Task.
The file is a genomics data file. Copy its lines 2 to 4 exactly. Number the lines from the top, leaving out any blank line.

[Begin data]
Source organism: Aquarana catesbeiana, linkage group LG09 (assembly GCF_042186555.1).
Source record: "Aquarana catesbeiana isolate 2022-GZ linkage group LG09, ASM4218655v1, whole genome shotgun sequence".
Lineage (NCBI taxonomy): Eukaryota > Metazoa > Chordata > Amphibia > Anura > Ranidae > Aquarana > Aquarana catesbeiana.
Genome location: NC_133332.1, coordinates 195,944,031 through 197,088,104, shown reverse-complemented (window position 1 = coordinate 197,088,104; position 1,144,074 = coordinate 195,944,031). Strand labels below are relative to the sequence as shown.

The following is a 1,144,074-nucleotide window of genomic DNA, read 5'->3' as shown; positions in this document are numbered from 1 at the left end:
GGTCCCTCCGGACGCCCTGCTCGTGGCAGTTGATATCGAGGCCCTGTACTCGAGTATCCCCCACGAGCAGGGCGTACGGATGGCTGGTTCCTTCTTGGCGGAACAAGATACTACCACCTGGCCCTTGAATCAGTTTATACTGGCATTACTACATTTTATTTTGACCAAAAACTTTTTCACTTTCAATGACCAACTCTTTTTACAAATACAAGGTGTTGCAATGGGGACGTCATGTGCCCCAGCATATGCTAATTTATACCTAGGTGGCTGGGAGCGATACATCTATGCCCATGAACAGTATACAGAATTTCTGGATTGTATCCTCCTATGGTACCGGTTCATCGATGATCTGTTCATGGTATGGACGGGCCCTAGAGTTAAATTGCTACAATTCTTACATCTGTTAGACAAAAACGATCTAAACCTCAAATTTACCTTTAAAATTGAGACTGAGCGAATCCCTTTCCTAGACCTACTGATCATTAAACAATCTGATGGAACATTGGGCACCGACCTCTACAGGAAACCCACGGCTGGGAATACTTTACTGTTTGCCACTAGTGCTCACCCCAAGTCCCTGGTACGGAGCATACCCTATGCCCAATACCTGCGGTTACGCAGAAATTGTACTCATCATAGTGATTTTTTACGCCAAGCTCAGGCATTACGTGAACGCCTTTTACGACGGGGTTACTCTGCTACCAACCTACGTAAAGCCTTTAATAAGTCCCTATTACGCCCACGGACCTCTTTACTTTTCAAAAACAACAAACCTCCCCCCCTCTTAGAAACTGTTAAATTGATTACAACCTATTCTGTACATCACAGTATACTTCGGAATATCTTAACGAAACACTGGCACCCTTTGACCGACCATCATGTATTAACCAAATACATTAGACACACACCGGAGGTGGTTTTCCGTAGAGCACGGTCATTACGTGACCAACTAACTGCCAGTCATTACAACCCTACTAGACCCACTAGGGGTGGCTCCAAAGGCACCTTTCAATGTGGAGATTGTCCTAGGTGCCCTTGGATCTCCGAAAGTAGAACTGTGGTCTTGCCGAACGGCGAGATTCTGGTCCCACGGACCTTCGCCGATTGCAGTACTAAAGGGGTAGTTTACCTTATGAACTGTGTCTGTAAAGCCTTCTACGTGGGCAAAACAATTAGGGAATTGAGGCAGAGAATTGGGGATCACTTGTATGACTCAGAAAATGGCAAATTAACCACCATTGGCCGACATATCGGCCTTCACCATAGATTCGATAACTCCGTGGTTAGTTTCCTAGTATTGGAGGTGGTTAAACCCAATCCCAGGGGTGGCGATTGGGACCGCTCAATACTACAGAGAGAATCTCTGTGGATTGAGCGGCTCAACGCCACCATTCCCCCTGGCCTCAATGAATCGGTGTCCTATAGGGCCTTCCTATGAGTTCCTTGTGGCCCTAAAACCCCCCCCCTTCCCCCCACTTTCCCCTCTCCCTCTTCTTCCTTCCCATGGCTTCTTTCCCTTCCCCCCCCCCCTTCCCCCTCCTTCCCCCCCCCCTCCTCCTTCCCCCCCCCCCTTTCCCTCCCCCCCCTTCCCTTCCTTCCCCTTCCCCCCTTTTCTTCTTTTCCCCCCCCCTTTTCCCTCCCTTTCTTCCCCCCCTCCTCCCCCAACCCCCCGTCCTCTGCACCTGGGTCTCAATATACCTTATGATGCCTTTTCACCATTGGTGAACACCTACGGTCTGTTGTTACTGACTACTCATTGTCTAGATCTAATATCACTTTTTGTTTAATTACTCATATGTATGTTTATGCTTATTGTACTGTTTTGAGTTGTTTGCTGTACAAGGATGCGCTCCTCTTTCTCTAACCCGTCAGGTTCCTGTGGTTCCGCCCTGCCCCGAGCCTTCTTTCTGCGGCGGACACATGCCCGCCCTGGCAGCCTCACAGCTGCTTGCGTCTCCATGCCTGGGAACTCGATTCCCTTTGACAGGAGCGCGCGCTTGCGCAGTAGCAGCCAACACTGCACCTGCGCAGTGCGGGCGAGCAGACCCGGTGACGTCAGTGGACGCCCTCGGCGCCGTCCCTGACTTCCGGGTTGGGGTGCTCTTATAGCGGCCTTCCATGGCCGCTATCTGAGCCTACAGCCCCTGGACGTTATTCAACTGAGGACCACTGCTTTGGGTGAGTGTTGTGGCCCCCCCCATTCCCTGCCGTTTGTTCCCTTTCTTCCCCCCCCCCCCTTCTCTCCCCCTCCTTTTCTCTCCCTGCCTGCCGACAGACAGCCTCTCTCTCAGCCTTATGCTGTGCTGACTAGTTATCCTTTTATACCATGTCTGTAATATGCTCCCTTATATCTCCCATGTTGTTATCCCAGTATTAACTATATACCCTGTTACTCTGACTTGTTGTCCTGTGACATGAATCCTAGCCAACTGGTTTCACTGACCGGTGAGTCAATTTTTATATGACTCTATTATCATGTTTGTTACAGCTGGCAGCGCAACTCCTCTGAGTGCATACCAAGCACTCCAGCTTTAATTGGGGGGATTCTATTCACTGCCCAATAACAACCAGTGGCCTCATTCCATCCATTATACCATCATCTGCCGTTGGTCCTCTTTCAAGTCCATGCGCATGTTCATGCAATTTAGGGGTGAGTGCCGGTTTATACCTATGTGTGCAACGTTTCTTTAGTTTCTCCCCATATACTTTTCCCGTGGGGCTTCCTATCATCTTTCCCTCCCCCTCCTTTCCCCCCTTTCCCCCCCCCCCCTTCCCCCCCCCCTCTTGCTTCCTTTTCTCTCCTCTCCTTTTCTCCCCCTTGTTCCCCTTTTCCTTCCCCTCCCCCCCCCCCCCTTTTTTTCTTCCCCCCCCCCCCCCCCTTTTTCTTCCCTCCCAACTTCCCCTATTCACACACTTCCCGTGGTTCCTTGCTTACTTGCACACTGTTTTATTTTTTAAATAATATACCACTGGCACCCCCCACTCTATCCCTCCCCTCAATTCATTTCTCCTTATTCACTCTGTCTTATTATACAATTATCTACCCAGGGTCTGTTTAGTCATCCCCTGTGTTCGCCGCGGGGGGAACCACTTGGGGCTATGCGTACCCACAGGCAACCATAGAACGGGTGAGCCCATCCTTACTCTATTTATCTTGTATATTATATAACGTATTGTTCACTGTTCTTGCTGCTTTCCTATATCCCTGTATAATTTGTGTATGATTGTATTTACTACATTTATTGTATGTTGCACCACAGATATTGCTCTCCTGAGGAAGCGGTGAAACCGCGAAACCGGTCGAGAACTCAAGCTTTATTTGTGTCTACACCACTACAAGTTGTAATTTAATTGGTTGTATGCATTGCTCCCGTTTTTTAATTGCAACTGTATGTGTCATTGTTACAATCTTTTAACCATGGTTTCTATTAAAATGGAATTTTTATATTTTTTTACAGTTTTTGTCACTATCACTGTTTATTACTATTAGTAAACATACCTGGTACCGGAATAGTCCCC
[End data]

Source record: "Aquarana catesbeiana isolate 2022-GZ linkage group LG09, ASM4218655v1, whole genome shotgun sequence".
Lineage (NCBI taxonomy): Eukaryota > Metazoa > Chordata > Amphibia > Anura > Ranidae > Aquarana > Aquarana catesbeiana.
Genome location: NC_133332.1, coordinates 195,944,031 through 197,088,104, shown reverse-complemented (window position 1 = coordinate 197,088,104; position 1,144,074 = coordinate 195,944,031). Strand labels below are relative to the sequence as shown.